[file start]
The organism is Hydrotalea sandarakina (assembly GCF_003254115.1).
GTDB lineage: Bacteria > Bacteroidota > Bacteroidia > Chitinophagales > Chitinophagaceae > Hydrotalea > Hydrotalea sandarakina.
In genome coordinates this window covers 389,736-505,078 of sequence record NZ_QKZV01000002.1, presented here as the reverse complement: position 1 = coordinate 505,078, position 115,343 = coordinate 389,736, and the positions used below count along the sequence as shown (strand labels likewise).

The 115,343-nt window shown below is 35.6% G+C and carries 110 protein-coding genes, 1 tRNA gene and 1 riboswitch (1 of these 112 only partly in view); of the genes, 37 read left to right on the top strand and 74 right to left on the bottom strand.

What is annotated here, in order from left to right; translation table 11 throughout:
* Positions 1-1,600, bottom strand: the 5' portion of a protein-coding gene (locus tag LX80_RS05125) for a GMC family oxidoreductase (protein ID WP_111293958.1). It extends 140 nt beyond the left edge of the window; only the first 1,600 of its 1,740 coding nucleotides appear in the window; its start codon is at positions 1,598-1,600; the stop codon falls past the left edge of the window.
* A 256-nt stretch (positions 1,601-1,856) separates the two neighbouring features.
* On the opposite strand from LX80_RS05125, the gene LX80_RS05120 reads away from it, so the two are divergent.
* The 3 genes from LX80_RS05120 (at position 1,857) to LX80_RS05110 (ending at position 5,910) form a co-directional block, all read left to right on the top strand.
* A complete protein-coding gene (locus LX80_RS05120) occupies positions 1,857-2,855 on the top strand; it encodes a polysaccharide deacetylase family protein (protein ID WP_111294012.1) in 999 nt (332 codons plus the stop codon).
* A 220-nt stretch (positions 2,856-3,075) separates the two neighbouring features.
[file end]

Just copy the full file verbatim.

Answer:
The organism is Hydrotalea sandarakina (assembly GCF_003254115.1).
GTDB lineage: Bacteria > Bacteroidota > Bacteroidia > Chitinophagales > Chitinophagaceae > Hydrotalea > Hydrotalea sandarakina.
In genome coordinates this window covers 389,736-505,078 of sequence record NZ_QKZV01000002.1, presented here as the reverse complement: position 1 = coordinate 505,078, position 115,343 = coordinate 389,736, and the positions used below count along the sequence as shown (strand labels likewise).

The 115,343-nt window shown below is 35.6% G+C and carries 110 protein-coding genes, 1 tRNA gene and 1 riboswitch (1 of these 112 only partly in view); of the genes, 37 read left to right on the top strand and 74 right to left on the bottom strand.

What is annotated here, in order from left to right; translation table 11 throughout:
* Positions 1-1,600, bottom strand: the 5' portion of a protein-coding gene (locus tag LX80_RS05125) for a GMC family oxidoreductase (protein ID WP_111293958.1). It extends 140 nt beyond the left edge of the window; only the first 1,600 of its 1,740 coding nucleotides appear in the window; its start codon is at positions 1,598-1,600; the stop codon falls past the left edge of the window.
* A 256-nt stretch (positions 1,601-1,856) separates the two neighbouring features.
* On the opposite strand from LX80_RS05125, the gene LX80_RS05120 reads away from it, so the two are divergent.
* The 3 genes from LX80_RS05120 (at position 1,857) to LX80_RS05110 (ending at position 5,910) form a co-directional block, all read left to right on the top strand.
* A complete protein-coding gene (locus LX80_RS05120) occupies positions 1,857-2,855 on the top strand; it encodes a polysaccharide deacetylase family protein (protein ID WP_111294012.1) in 999 nt (332 codons plus the stop codon).
* A 220-nt stretch (positions 2,856-3,075) separates the two neighbouring features.